Health is an asset that we must protect and promote and is affected by the conditions in which we live and work. These conditions can be health-promoting or health-harming, and often governments, industry, and societies are responsible for those conditions, not the individual. We all have some responsibility for our own health, but we are not individually responsible for the house or neighbourhood we are born into, the school we attended, nor the health environment we live in. 

The health system needs to adapt for each individual and ensure both their environment and the care that they receive is helping them achieve ‘good health’. One example is our local social prescribing, which acknowledges our expanded understanding of physical, mental and social health and is an opportunity for the traditional health service to utilise, enhance and amplify existing schemes, including employment. Our local WinterWellness programme is another. One size clearly does not fit all, and this requires different types of care accessed through different places and different ways. 

 

Combating Homelessness

Happy New Year! A new year brings new opportunities to make a positive difference in our community. As regular readers will know I am determined to eradicate homelessness and have worked hard to ensure that resources are available to enable this to happen. 

Since my early twenties, when I lived and worked in New York, and was so shocked to see people sleeping rough in one of the wealthiest cities in the world, I have been actively involved in tackling this issue. During my time in America, I volunteered in a shelter for homeless men. My voluntary work continued in London and Truro, with the Truro Homeless Action Group. 

I believe that everyone should have a decent, warm and affordable home. Since being elected in 2010, I have been working with Government Ministers, Cornwall Council and local organisations that work with rough sleepers and homeless people to enable us to tackle this issue. 

It all started with making sure that, as far as possible, we have the correct information about the number of rough sleepers. The Government has made improvements to enable people undertaking the rough sleepers count to build up a clearer picture of the scale of the problem. I joined those undertaking the count here and we were able to find many more people than the previous system enabled. This information led to Cornwall Council realising the scale of the problem and more funding from the Government.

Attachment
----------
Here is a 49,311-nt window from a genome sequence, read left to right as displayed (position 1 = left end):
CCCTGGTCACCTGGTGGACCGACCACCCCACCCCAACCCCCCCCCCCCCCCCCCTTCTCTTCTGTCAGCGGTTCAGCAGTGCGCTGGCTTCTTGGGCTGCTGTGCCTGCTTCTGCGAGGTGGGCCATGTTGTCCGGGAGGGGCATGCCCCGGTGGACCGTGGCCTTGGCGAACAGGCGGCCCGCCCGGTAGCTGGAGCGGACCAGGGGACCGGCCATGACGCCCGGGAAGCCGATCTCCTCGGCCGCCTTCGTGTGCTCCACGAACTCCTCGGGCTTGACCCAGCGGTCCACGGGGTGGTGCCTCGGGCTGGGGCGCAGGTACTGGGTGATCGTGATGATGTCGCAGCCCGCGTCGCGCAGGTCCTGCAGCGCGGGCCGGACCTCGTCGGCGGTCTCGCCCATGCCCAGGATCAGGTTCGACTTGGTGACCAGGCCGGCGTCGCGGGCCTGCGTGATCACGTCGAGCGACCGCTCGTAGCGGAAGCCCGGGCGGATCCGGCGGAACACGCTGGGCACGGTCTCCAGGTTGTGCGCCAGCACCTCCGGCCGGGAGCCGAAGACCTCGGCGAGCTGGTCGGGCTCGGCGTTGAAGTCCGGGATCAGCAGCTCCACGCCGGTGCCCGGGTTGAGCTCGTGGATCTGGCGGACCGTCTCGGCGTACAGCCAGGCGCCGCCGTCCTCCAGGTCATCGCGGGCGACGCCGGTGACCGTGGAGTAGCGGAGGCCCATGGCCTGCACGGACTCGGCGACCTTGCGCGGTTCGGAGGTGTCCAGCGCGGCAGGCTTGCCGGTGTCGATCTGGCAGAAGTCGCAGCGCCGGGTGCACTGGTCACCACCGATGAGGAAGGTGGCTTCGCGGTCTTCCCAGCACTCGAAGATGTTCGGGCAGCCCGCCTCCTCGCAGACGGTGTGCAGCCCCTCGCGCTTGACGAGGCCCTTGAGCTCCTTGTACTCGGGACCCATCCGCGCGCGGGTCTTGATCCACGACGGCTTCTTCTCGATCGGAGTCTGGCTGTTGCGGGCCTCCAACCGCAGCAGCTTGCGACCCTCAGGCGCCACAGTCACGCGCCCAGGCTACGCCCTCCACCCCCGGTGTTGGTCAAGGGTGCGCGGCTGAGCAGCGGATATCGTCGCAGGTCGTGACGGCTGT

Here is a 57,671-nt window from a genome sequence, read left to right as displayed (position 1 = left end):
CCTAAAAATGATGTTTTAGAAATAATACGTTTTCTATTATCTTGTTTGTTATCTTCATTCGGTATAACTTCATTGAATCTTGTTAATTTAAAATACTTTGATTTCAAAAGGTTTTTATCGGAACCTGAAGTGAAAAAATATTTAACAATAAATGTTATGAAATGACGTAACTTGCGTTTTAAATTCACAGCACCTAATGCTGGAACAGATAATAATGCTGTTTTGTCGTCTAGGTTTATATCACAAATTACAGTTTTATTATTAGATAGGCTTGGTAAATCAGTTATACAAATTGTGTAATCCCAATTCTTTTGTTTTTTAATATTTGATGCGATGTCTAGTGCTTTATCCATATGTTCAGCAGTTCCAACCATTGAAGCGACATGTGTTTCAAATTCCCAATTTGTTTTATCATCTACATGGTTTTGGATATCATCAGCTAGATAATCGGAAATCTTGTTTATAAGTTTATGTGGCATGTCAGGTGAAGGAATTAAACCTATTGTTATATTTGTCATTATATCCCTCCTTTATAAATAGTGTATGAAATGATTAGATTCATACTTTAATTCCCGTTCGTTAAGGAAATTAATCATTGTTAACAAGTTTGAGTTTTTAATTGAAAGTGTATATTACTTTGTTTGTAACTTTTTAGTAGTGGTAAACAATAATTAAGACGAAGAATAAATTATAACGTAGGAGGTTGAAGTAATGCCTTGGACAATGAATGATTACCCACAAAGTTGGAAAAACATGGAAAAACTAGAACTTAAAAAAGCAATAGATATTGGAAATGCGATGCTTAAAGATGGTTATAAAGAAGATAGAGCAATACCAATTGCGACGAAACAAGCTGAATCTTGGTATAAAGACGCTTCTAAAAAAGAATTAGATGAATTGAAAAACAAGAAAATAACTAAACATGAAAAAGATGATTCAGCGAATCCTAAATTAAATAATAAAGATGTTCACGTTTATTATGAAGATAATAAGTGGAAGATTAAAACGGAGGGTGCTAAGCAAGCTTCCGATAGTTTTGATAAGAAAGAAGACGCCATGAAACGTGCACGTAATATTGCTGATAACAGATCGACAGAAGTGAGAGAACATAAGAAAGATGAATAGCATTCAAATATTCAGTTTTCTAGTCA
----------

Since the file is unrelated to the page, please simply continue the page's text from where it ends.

While more money is important, it’s just as important to spend it wisely. Resolving the complex challenges people face requires team work from our public services and support from our community. So I am pleased that new legislation and guidance, that I helped shape, is also enabling this to happen. Sharing what works from around the country is also important. 

I am now seeing much improved collaboration and coordination of local services and that is beginning to make a significant and sustained positive difference. 

Cornwall Council has a Rough Sleeping Reduction Strategy and with the Government’s Rough Sleepers Initiative funding, Cornwall Council, Cornwall Housing Ltd and partners like St Petroc’s, Addaction and Coastline Housing are making continued efforts to reduce the incidence of rough sleeping in Cornwall.  

Cornwall reported a 31% reduction in its estimate of the incidence of rough sleeping over the year to November 2017. This year’s count has recently taken place and validation of the numbers of rough sleepers is awaited. I very much hope we continue to see a reduction.  

While we are making progress, I know that there is more to do. If you see someone rough sleeping call 01872 264153 as help is available. Over the Winter there will be a number of services operating across Cornwall to support rough sleepers. St Petroc’s Temporary Night Shelter will operate until 18 February providing 17 spaces. A ‘pop up’ temporary night shelter at the Breadline Centre, Penzance opened on the 5 November 2018 and will provide 8-10 spaces until 18 February too.